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Focusing at the Speed of Sound

Varifocal lens harness the power of sound to shape light

An award winning lens uses sound to shape light making it the world’s fastest varifocal device on the market. This novel mechanism of action enables scanning speeds that are more than three orders of magnitudes faster than competing technologies. In one simple turnkey solution, the lens provides a computer-controlled platform that works with existing optical assemblies to add ultra-fast, high-precision focal length selection, while at the same time giving a user the option for continuous high-speed scanning that effectively extends the depth-of-field of any optical system without sacrificing resolution or wavefront quality.
High resolution imaging, high throughput industrial machine vision, and even biomedical optics all share a common problem: current approaches are ill-suited for non-flat surfaces or 3D volumes due to an inherent inability of traditional optical systems to rapidly change the focal position or to control the depth-of-field independently of the magnification. Recent improvements in the quality and speed of x-y translation devices allow for rapid sequential imaging of single focal planes; however, due to the lack of suitable high-speed z-focusing devices, speed benefits are limited to relatively flat samples. The TAG lens solves these problems by providing a plug&play, computer-controlled lens that works with existing optical assemblies to add ultra-high speed z-axis tunability without any moving parts. Adjustable optical elements on the market are constrained by the notion that a physical change in a surface or interface is needed to redirect light in a controllable fashion. In other words, to change the focal length, devices either shift the location of a fixed lens (similar to autofocus in a camera) or attempt to change the curvature of the lens surface (similar to how one’s eye works). Such mechanisms can be slow as they require material to be moved or reshaped, fundamentally limiting the speed at which these systems can operate.

A technology like no other

TAG Optics uses a fundamentally different approach to change focal length. The TAG lens works on the scientific principle that the focal length of a lens can be changed by altering its index of refraction while keeping the surfaces and physical shape unchanged. The company introduces this principle in its technology which uses sound to control the index of refraction in a material. When sound travels through a material, it causes small, coordinated density fluctuations that occur at well-defined locations. Since the index of refraction of a material is related to its density, these small density changes lead to a well-defined index of refraction profile which can be easily controlled by the user to produce the desired optical effect. Moreover, since sound propagates very rapidly, the lens can scan over a complete range of focal lengths in only microseconds, orders of magnitude faster than other variable focal devices on the market. This technology is opening new possibilities and enabling a new wave of innovation in the imaging and processing markets by conferring several advantages. First, there is no mass transport, thus speeds that are three orders of magnitude faster than other variable focus devices can be achieved. Second, the lens is not susceptible to material fatigue, as there are no fundamental limits to how often sound can compress liquids, leading to long lifetimes and low maintenance. Third, the lens exhibits low spherical aberration making it ideal for use in high resolution imaging and processing applications. Finally, all lenses are highly versatile and have the ability to focus, defocus, reshape, or extend the depth-of-field of existing optical assemblies, providing great value to users and industrial adopters. The versatile nature of the lens means that it can be incorporated in anything from conveyor belt systems to security imaging. The integration of this technology can confer speed, increase throughput, reduce down time due to mechanical system failure, and thereby, leverage existing capital equipment while providing true economic value proposition to the end user.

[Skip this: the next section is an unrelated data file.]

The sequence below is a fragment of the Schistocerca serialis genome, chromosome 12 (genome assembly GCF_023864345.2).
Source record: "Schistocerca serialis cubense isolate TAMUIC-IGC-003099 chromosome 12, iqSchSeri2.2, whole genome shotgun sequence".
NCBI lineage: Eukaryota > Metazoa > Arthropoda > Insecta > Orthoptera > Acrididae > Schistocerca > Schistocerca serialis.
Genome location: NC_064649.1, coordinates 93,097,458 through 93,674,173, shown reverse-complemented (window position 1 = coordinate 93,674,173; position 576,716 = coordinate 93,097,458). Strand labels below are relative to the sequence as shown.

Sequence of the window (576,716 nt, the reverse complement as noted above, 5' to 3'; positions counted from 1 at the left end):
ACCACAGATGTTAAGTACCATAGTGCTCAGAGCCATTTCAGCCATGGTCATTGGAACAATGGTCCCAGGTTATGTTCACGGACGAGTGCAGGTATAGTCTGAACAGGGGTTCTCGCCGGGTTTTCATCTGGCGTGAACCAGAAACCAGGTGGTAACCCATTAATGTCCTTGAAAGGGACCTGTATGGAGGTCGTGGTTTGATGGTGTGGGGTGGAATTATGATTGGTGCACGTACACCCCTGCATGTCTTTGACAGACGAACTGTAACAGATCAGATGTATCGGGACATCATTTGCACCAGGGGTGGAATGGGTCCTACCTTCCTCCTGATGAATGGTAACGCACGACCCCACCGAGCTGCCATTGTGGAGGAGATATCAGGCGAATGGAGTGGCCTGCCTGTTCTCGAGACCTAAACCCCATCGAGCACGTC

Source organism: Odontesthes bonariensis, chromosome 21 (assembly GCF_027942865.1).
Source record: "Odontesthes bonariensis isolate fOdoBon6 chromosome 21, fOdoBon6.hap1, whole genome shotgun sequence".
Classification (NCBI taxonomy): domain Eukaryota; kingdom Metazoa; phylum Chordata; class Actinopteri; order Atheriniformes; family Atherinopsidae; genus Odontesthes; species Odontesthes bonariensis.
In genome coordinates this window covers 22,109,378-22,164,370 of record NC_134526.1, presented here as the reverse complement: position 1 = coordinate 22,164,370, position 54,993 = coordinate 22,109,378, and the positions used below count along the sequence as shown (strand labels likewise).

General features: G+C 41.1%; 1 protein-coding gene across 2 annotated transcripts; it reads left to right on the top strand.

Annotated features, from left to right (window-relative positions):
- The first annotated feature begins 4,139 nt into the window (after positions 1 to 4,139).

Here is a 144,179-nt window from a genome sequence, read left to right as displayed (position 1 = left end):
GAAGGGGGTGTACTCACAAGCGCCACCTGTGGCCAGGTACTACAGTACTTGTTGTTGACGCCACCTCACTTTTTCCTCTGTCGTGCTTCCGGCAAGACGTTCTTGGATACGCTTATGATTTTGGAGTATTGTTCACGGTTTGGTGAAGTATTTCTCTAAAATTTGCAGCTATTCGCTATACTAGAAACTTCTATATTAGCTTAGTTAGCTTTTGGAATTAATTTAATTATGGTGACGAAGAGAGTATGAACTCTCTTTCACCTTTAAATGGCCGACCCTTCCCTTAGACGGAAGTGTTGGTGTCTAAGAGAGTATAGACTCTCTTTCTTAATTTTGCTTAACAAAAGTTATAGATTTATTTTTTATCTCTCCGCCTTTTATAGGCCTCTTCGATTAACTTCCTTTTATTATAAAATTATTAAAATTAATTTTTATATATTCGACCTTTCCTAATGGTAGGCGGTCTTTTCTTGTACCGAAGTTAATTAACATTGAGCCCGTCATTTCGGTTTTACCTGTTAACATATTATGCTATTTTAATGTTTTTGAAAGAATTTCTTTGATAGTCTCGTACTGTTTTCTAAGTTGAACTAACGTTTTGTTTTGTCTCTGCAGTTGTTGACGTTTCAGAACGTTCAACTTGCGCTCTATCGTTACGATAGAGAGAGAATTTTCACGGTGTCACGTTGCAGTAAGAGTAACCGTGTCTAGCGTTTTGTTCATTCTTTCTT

Machine vision and inspection

The new lenses are particularly well-suited for the machine vision industry providing tunable depth-of-field control, with the ability to give more than a 30x increase in the original depth-of-field and a true on/off state without having to physically change optics. When used in applications where speed is critical it can create an instantaneous z-projection by combining information from all foci within the camera such that one exposure is all that is necessary to capture the full multidimensional data. In macro inspection such as the visualization of printed circuit boards, part inspection, or high-throughput defect identification, the optical system must be able to focus on rapidly moving objects where the desired information may be located at different z-positions within the sample. Current state of the art systems are still hindered by their depth-of-field limitations and as such create a speed bottleneck for the entire inspection process. By incorporating the new lens within a conveyor belt system, rotating disk assembly, or other high-speed scanning technology, end-users and system-integrator alike will be able to significantly increase the throughput of the system without sacrificing x-y resolution. Similarly, microscopic inspection presents many of the same demands on the optics assembly with the additional need for high resolution. The unique aspheric lens attribute of the lens means that it can achieve diffraction limited imaging in a microscope assembly allowing for the detailed inspection of such objects as microfabricated semiconductor wafers or small microelectromechanical (MEMS) devices.

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